Billy was standing in the middle of the bridge, staring at the trail as it disappeared into the woods; as if doing so would bring the train back.  After a while he turned and walked back to where JJ, Jack and Red were sitting on the side of the bridge. He said; "There must be passenger trains. Wouldn't you think Mr P?"

"I can't imagine there aren't." Jack agreed. "Maybe they're on a different schedule."

"How do we know that wasn't a passenger train? "JJ asked. "Just because we didn't see windows doesn't mean they weren't there, you know."

"Good point." Jack said. "A lot of the tinting we do to windows makes them look like something else."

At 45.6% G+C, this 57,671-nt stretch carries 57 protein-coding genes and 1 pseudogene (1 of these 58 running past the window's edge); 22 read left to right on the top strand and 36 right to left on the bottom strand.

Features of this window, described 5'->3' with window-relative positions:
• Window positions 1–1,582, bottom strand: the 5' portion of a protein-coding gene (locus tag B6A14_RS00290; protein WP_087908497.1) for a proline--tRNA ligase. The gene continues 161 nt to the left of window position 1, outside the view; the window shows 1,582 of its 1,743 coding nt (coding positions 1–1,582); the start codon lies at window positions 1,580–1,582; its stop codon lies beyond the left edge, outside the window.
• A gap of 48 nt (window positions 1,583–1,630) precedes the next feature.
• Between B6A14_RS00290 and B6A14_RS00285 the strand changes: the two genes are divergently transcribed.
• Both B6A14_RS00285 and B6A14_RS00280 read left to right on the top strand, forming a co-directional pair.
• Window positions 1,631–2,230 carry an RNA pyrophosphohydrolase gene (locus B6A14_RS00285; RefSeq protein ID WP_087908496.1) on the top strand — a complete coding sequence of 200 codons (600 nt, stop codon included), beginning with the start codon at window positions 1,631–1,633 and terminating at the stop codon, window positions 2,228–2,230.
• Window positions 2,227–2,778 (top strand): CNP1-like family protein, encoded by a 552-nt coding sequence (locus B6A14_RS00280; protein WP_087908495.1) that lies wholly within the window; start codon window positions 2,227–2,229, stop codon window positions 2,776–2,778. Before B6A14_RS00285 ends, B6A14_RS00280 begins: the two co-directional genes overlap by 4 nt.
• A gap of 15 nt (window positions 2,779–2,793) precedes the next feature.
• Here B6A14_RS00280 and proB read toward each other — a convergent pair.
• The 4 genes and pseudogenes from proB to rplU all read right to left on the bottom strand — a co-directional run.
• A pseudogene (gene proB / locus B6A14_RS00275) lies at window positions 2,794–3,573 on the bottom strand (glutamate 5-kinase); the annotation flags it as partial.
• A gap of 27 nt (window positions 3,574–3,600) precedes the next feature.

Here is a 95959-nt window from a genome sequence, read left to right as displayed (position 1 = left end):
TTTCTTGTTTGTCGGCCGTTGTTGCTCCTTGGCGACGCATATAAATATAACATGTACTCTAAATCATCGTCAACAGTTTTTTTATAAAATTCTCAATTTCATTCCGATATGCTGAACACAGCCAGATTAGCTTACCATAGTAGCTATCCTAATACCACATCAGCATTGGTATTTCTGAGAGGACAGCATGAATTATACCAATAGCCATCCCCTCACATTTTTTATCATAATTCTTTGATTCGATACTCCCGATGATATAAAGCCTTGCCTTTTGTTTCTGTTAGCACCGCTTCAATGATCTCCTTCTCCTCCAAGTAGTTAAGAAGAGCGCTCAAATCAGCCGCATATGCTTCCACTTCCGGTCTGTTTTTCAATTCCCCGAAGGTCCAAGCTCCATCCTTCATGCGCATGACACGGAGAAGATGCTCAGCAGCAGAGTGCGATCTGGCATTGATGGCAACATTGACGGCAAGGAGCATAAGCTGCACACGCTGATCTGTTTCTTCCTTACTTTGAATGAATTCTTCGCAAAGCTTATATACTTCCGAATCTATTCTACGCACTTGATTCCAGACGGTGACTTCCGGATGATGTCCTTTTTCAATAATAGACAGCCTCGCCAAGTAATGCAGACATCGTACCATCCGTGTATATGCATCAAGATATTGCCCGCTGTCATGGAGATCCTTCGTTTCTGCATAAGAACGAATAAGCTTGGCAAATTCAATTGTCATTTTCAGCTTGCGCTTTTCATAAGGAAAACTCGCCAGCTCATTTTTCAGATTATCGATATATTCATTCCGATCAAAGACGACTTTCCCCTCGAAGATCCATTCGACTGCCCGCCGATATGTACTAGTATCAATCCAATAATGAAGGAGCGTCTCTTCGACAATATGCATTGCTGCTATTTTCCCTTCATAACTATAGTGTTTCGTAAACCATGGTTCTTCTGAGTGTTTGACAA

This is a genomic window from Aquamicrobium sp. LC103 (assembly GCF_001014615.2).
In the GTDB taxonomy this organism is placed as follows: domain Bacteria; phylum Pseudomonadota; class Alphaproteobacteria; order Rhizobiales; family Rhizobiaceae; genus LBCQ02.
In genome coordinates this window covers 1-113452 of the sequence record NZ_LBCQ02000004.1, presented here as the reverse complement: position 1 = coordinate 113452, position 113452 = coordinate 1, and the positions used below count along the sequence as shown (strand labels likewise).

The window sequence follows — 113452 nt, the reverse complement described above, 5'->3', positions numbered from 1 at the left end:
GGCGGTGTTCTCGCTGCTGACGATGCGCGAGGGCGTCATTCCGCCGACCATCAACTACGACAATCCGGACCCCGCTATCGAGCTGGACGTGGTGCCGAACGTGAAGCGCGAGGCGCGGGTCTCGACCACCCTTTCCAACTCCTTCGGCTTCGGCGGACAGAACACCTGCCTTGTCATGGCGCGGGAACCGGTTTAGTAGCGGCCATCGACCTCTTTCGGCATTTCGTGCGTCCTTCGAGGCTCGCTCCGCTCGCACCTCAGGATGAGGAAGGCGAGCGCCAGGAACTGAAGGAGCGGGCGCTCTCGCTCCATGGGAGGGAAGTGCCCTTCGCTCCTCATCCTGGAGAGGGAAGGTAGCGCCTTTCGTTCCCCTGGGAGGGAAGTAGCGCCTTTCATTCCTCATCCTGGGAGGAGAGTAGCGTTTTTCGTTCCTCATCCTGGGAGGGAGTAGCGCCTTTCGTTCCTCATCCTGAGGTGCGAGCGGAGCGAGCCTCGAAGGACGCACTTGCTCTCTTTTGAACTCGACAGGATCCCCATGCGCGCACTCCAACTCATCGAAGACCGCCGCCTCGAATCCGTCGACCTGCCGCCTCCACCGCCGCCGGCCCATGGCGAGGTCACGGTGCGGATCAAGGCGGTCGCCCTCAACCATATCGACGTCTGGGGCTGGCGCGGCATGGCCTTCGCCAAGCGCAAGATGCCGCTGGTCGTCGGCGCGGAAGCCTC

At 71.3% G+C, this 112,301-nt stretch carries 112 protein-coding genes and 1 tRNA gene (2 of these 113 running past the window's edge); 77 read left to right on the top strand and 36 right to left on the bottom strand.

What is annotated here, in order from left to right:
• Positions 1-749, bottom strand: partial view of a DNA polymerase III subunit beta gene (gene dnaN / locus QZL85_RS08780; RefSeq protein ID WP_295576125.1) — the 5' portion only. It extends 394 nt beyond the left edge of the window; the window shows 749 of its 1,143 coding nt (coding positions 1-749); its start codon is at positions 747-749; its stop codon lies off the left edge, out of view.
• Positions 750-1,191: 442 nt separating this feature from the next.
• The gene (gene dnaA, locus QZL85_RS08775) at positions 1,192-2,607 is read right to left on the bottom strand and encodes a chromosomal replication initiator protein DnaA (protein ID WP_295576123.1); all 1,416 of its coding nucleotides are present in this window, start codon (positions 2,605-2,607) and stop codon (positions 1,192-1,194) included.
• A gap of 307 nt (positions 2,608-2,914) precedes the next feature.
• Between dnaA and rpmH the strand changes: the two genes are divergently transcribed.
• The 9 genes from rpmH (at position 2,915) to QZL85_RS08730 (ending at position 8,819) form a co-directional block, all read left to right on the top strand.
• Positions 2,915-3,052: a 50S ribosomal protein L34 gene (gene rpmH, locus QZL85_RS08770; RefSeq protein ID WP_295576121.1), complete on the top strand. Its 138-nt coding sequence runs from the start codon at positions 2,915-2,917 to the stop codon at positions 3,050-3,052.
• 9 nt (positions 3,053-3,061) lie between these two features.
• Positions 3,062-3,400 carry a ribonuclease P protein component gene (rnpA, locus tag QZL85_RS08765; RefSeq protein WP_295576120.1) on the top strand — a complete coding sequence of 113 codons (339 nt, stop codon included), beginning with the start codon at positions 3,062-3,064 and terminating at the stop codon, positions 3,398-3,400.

"Maybe this was just a freight stop for the farm and we need to be at some sort of depot if we want to get on for a ride."

"Who says we want to ride" Jack said. "I didn't think that was part of the plan."

"I promised Gwen that neither Red nor I would even consider getting on this thing." JJ said. "Both Red and I had to promise before she would let us come along on this little adventure."

"Me too, I'm afraid. " Jack said. "I had to promise Marge."

"Well, I didn't promise anyone. " Billy said. "And I'm going to find a way - especially now that I've seen what the train has become I have to go. You know that don't you? " He looked at Jack like he would have an answer.

"Yes." Jack said. "We all sort of figured that."

Billy sat on down on the ironworks on the other side of the bridge - facing the others. His head in his hands.

[ Click here to continue to part XXXII ]